Ask Auntie Artichoke
Advice and counsel from an approachable, wise, witty and kind friend
who has been there, done that and learned a better way.
Hello from beautiful Montana:
You have been bought to this site for a specific reason. Only you know what that is and the message of hope you need to hear.
My name is Judy H. Wright and I am a parent and family educator as well as author of over 20 books and many, many articles on family dynamics and relationships. Please benefit from my lifetime of lessons and experience.
My job is not to change or judge. My job is to be a messenger of information and tools that will enhance the lives of those who are drawn to it.
There is no one “right” way to do anything. By recognizing options and choices and setting an intention, you will learn what you need to do next and doors will open at every step. Those ideas and techniques which are right for your family will touch your heart. You will be guided toward a better and more fulfilling life for you and those you care about.
You can do it. I believe in you. Judy H. Wright
We are in the process of creating a number of specific websites and blogs that will direct you right to your area of interest.
· Parenting and Family Relations
· Wellness and Abundance
· Caregiving and End-of-life
· Memoir Writing and Self Publishing
Until then, please click here for our main site:
www.ArtichokePress.com and remember to sign up for the ezine so we can notify you when the other sites are up and running. You get a free report on “Encouraging Words and Phrases.”
Are you attracting an abundant life? Then check this out.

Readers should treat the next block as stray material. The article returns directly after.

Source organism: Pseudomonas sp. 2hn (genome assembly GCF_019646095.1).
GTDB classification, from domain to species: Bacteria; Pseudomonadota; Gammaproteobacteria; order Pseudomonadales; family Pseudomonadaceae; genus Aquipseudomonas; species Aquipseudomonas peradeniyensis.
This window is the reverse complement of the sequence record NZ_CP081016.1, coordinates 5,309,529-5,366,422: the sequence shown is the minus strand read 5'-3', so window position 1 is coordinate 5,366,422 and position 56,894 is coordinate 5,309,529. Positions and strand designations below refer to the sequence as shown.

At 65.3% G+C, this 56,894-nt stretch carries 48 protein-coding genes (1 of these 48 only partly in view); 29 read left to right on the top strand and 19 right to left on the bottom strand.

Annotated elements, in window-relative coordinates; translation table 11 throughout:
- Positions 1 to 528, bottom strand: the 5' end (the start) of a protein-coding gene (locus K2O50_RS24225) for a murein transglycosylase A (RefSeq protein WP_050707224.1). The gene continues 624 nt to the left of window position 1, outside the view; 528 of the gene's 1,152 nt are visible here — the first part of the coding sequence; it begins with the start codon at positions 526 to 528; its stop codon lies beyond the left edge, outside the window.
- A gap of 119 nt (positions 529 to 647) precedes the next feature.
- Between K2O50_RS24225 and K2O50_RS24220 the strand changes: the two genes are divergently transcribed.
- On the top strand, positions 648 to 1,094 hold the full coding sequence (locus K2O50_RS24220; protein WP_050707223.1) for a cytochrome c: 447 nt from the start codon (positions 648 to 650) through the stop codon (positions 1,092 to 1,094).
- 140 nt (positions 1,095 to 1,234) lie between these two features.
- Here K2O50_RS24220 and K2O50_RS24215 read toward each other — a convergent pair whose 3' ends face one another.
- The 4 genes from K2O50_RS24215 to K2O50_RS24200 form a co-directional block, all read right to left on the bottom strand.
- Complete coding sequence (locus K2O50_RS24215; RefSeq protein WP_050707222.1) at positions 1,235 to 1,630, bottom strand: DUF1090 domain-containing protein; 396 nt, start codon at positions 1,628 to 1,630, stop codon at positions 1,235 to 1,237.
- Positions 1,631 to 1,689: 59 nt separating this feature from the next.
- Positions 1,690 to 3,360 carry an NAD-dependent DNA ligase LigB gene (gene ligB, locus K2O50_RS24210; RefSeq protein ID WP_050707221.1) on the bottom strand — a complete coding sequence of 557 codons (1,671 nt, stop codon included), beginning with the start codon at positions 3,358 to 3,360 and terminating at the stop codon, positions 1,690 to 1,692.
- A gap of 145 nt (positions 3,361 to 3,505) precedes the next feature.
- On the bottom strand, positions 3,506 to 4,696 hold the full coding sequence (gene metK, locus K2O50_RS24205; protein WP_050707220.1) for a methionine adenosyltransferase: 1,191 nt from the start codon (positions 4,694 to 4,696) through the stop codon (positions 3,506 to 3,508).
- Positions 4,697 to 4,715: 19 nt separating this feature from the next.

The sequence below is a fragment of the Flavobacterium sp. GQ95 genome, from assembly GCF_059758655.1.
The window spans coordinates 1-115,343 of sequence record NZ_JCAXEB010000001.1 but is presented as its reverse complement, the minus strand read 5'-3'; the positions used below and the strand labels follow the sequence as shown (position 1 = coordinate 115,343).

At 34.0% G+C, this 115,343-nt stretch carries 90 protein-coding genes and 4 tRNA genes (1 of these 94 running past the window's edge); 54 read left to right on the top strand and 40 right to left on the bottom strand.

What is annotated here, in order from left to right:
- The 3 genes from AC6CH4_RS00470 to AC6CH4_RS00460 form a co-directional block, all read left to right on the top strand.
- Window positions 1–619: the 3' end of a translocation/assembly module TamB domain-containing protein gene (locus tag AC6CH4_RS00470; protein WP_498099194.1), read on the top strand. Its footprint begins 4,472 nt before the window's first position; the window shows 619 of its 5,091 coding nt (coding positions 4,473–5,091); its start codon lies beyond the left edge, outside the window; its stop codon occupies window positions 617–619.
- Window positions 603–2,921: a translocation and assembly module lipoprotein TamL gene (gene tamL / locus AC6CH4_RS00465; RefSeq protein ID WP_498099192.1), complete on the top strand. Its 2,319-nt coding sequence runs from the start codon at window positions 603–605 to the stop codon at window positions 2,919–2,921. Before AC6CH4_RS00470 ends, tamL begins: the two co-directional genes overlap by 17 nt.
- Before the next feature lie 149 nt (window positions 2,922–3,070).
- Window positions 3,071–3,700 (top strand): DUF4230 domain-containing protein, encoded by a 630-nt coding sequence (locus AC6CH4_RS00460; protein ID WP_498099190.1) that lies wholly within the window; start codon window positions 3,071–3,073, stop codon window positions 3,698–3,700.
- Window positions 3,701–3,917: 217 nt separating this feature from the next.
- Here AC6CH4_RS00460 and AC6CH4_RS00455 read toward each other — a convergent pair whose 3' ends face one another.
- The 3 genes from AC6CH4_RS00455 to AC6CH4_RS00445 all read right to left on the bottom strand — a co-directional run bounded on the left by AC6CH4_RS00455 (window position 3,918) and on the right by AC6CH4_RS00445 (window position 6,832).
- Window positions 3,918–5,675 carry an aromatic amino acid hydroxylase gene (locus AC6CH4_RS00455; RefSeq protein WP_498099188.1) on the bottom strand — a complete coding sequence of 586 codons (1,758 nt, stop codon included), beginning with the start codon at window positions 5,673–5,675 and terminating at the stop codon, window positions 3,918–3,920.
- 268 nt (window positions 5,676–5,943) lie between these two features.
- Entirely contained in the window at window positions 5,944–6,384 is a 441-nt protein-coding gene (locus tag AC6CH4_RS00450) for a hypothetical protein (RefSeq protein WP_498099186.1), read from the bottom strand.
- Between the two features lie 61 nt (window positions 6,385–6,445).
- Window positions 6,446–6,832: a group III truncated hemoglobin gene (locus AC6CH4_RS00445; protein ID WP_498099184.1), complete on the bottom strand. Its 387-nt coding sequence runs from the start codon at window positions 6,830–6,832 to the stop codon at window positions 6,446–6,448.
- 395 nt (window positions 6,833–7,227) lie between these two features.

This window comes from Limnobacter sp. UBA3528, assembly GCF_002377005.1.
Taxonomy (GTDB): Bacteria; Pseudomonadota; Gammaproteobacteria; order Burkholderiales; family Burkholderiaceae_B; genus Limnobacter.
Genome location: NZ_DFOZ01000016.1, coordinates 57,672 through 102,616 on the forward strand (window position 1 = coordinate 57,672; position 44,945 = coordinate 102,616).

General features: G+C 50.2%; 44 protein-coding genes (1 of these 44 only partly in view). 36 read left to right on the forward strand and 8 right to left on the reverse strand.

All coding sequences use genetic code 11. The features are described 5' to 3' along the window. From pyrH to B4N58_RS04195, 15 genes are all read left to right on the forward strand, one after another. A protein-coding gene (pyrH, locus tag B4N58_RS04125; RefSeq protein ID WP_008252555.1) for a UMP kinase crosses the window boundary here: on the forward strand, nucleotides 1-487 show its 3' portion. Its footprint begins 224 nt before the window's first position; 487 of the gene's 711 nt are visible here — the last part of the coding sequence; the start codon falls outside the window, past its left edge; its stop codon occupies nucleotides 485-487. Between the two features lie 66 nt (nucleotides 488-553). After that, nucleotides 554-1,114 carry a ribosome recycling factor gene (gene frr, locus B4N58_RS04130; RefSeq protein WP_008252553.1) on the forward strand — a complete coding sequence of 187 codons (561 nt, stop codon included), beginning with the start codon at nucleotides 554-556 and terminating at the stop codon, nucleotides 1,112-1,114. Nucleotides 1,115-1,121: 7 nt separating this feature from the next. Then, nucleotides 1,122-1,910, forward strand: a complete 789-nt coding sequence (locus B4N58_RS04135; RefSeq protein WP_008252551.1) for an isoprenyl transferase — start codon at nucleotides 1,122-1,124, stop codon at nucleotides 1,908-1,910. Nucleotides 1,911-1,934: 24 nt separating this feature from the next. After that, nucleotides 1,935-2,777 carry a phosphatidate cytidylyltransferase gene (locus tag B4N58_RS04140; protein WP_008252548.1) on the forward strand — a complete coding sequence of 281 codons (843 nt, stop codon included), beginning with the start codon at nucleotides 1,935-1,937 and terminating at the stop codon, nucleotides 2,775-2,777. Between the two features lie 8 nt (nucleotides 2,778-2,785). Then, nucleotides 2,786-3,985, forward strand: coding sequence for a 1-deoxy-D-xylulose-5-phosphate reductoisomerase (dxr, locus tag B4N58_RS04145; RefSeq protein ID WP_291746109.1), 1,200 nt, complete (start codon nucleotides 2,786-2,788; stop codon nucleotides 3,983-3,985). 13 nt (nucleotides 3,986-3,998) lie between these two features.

Are you looking for a speaker for an upcoming conference?
http://www.ArtichokePress.com/workshops or JudyWright.MontanaSpeakers.com
Are you searching for parenting or discipline coaching? We can visit by phone, on-line or in person. Contact me at Judy.ArtichokePress.com for more information.
Here is an article I wrote for a parenting class recently. Please feel free to pass it on to friends, family and others who could benefit, just keep the resource box in place. Thanks for sharing.
Finding the heart of the story in the journey of life.
© 2007 Judy H. Wright
Our families are sometimes like the outer edges of the artichoke-prickly, hard to move, and comfortable just where they are. The only way to get the leaves and family members to become malleable and motivated is through a warm environment and taking the time and effort to work with them one by one. As those tough outer edges are peeled back, the leaves become softer and more pliable. The closer you get to the center, the more delicious the meat becomes. Finally, after consistently working on the outer leaves and having little bites that delight the senses, the true delicacy is revealed; the heart.
What a treat to reach the heart and to know that the leaves only had a small sample of the tastes. It is the heart that holds the big reward. It is the heart that has substance and will fill you with joy.
The majority of adults never take the time and effort to get to the heart of an artichoke or a child. They are put off, intimidated and fearful of something that takes work, seems strange or is unfamiliar. They stick with the ways of their parents even if they swore they would do better. Perhaps they have never eaten an artichoke or lovingly mentored a child. They may be afraid of failure or the risk of rejection. Perhaps they don’t think they would like it, so refuse to try. Perhaps, they would like to try, but don’t know how.